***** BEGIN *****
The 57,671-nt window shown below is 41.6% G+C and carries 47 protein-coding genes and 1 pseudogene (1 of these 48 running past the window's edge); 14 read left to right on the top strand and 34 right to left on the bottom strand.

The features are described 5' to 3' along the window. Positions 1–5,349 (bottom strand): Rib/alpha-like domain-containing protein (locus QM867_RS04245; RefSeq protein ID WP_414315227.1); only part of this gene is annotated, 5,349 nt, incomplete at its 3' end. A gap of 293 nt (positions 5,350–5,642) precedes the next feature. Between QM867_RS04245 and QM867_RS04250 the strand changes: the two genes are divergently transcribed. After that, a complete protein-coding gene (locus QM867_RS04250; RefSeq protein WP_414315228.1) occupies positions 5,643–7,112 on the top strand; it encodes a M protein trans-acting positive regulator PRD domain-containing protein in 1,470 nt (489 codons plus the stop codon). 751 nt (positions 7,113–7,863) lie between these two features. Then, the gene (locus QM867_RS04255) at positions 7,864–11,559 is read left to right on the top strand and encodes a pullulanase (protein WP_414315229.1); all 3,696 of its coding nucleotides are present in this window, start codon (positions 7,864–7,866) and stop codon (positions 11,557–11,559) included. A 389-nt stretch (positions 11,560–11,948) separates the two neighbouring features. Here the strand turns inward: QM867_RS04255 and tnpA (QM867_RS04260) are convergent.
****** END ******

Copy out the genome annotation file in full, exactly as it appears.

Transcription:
The 57,671-nt window shown below is 41.6% G+C and carries 47 protein-coding genes and 1 pseudogene (1 of these 48 running past the window's edge); 14 read left to right on the top strand and 34 right to left on the bottom strand.

The features are described 5' to 3' along the window. Positions 1–5,349 (bottom strand): Rib/alpha-like domain-containing protein (locus QM867_RS04245; RefSeq protein ID WP_414315227.1); only part of this gene is annotated, 5,349 nt, incomplete at its 3' end. A gap of 293 nt (positions 5,350–5,642) precedes the next feature. Between QM867_RS04245 and QM867_RS04250 the strand changes: the two genes are divergently transcribed. After that, a complete protein-coding gene (locus QM867_RS04250; RefSeq protein WP_414315228.1) occupies positions 5,643–7,112 on the top strand; it encodes a M protein trans-acting positive regulator PRD domain-containing protein in 1,470 nt (489 codons plus the stop codon). 751 nt (positions 7,113–7,863) lie between these two features. Then, the gene (locus QM867_RS04255) at positions 7,864–11,559 is read left to right on the top strand and encodes a pullulanase (protein WP_414315229.1); all 3,696 of its coding nucleotides are present in this window, start codon (positions 7,864–7,866) and stop codon (positions 11,557–11,559) included. A 389-nt stretch (positions 11,560–11,948) separates the two neighbouring features. Here the strand turns inward: QM867_RS04255 and tnpA (QM867_RS04260) are convergent.